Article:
The Wonders Found when Deepwater Sampling – #1419S Survey Update

October 18, 2019 by No Comments | Category Collaborations, Fisheries, Marine Directorate general, Marine Directorate Science, Marine Directorate Surveys, Research Vessel Surveys

Marine Scotland has undertaken its biannual trawl survey of the shelf slope to the west of the Hebrides. The purpose of the survey is to map the composition, distribution and abundance of continental slope species from the Donegal area to the Flannan isles providing catch data that informs management decisions.

The initial part of the survey focussed on the Hebridean Shelf, where Scotia has eight historical transects down the slope each with trawl stations at depths of: 500m, 1000m 1500m and 1800m. Trawling this deep is technically difficult; however Scotia’s officers and crew have become expert at fishing these depths over the years and an additional trawl at 2000m depth was completed for several of the transects.

For each trawl all fish are identified and sorted into separate species by the experienced scientists on board. A total catch weight and length frequency is recorded for each species to allow calculation of catch indices and comparison with previous years. For selected species further biological data is recorded along with tissue samples for population studies. All invertebrates from the trawls are identified as far as possible and recorded.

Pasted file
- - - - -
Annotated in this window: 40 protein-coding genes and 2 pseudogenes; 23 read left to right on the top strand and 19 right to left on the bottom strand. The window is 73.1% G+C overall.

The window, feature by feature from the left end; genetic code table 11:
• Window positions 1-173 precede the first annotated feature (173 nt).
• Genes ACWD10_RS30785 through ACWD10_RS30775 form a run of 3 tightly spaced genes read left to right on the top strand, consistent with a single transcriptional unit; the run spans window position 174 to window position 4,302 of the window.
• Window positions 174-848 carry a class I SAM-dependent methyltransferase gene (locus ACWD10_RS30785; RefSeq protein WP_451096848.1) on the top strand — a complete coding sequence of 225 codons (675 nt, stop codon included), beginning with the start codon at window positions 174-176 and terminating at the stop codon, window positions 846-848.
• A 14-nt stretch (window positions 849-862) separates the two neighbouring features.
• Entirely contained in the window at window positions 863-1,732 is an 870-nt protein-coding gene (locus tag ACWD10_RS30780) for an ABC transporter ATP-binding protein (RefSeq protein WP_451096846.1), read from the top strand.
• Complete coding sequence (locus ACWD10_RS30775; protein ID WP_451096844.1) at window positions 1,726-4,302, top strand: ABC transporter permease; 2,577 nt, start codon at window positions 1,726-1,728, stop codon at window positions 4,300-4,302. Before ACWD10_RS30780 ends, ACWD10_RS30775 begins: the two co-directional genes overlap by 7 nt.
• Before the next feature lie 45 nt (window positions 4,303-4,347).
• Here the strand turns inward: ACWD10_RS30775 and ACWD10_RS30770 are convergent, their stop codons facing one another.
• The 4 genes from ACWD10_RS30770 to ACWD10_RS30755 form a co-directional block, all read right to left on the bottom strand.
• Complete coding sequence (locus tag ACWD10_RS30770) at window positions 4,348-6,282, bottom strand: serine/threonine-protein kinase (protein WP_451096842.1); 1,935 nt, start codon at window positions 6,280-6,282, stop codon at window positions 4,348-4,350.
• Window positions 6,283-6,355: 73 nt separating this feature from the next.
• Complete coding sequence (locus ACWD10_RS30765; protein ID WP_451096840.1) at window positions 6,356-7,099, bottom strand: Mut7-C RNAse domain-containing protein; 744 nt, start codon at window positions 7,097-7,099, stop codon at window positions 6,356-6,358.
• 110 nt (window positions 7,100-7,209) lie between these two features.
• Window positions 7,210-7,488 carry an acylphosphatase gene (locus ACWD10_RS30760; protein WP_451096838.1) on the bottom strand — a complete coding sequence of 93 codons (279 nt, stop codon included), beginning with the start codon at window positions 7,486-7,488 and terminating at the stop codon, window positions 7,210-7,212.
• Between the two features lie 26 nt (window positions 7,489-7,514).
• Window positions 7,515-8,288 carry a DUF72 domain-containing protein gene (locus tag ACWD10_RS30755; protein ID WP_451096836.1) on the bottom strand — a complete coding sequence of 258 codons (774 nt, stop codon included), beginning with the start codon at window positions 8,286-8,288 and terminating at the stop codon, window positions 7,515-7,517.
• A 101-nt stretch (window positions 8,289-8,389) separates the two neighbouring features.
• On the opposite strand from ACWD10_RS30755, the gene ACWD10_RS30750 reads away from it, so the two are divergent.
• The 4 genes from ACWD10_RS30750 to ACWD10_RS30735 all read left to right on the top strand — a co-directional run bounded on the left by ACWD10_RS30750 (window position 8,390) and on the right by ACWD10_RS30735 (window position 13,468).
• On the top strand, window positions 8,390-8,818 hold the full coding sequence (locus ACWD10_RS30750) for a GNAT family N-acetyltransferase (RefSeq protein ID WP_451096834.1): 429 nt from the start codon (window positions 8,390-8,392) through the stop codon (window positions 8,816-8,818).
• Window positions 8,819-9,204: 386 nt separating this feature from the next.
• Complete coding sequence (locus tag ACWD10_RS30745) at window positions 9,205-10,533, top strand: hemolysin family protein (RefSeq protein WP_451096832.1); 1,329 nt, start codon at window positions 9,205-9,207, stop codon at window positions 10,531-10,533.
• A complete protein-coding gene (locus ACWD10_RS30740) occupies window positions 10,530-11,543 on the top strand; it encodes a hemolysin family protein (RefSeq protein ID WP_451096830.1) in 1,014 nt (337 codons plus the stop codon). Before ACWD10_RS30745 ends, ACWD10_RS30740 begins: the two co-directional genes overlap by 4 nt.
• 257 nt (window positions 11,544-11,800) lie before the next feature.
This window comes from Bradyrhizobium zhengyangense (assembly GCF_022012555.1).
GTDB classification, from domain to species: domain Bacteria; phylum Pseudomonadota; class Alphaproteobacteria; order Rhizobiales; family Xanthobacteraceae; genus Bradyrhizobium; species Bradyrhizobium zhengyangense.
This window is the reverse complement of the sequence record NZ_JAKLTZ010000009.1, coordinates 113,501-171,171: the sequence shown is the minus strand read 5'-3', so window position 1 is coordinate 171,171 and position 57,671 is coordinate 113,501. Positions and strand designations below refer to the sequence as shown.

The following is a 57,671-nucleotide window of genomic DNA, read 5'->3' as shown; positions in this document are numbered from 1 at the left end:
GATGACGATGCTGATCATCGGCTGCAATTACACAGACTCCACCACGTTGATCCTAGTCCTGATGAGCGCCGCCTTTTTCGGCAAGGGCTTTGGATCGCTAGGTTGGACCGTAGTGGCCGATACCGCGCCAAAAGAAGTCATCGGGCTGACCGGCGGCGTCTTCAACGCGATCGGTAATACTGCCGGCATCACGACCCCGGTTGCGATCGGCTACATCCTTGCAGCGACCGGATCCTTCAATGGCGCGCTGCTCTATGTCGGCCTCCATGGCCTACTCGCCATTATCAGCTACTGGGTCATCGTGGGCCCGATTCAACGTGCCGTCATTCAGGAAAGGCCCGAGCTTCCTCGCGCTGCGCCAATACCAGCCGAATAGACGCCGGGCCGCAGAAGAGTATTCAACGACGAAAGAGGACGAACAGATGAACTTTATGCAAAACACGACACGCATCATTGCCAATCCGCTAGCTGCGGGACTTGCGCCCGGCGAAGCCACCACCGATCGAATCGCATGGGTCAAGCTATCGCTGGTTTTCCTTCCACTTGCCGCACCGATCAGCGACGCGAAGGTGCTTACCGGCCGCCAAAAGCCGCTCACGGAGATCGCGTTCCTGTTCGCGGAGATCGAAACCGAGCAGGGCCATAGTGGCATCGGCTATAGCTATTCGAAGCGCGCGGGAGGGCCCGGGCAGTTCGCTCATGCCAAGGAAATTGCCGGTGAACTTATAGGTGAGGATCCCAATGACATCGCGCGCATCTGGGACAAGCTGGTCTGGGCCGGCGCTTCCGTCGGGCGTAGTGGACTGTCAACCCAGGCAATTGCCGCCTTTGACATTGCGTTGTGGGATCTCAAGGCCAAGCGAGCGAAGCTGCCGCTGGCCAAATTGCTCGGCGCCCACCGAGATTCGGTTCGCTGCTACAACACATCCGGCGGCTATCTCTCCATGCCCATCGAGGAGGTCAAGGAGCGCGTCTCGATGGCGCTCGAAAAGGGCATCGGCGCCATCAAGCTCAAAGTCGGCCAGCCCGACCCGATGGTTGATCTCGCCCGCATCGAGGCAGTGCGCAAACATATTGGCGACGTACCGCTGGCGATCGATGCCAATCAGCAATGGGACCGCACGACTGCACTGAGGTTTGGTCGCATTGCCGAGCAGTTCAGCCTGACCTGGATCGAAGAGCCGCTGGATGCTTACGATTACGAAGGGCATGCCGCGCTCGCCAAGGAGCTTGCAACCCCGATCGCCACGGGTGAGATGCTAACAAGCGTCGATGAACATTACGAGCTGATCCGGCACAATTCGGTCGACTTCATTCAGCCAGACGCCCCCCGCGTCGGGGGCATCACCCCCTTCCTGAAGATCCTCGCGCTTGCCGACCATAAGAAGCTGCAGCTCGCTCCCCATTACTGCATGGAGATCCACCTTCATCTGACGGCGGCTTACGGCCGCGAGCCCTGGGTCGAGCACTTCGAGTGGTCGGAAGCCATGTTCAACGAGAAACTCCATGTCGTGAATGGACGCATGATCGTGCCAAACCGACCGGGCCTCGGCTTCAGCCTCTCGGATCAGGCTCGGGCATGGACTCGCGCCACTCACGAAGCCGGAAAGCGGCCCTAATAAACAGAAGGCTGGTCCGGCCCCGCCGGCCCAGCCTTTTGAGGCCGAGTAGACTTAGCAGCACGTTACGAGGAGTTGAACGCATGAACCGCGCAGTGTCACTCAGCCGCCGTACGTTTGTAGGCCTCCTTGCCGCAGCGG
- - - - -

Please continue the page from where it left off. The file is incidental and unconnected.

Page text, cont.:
The species composition at these depths is vastly different to the types of British fish that many people are familiar with

Above: a typical assemblage from the 1800m depth range west of the Hebrides. The two largest fish pictured are different species of Hydrolagus, an elasmobranch (subclass of cartilaginous fish including sharks, skates and rays) both of which form a large component of the biomass at this depth.

Despite the after-effects of hurricane Lorenzo the survey proceeded with only minor disruption. With as much survey work completed west of the Hebrides as possible, Scotia proceeded Northeast to collect data from the Arctic-influenced waters of the Faroe – Shetland Channel (FSC).

Also participating in the survey were staff from the National Museum of Scotland. They collected and preserved as diverse an array of specimens for the museum as possible.

Right, picture 1: Here the Black Halibut (Reinhardtius hippoglossoides) is common below 500m.

Right, picture 2: Hagfish (Myxine glutinosa) were abundant at one station in the Faroe – Shetland Channel (FSC).

Right, picture 3: Some typical invertebrates from the Faroe – Shetland Channel (FSC). Pycnogonids (sea spiders) are very commonly encountered here. The pale object with bulbous projections centre left is the carnivorous sponge Chondrocladia.

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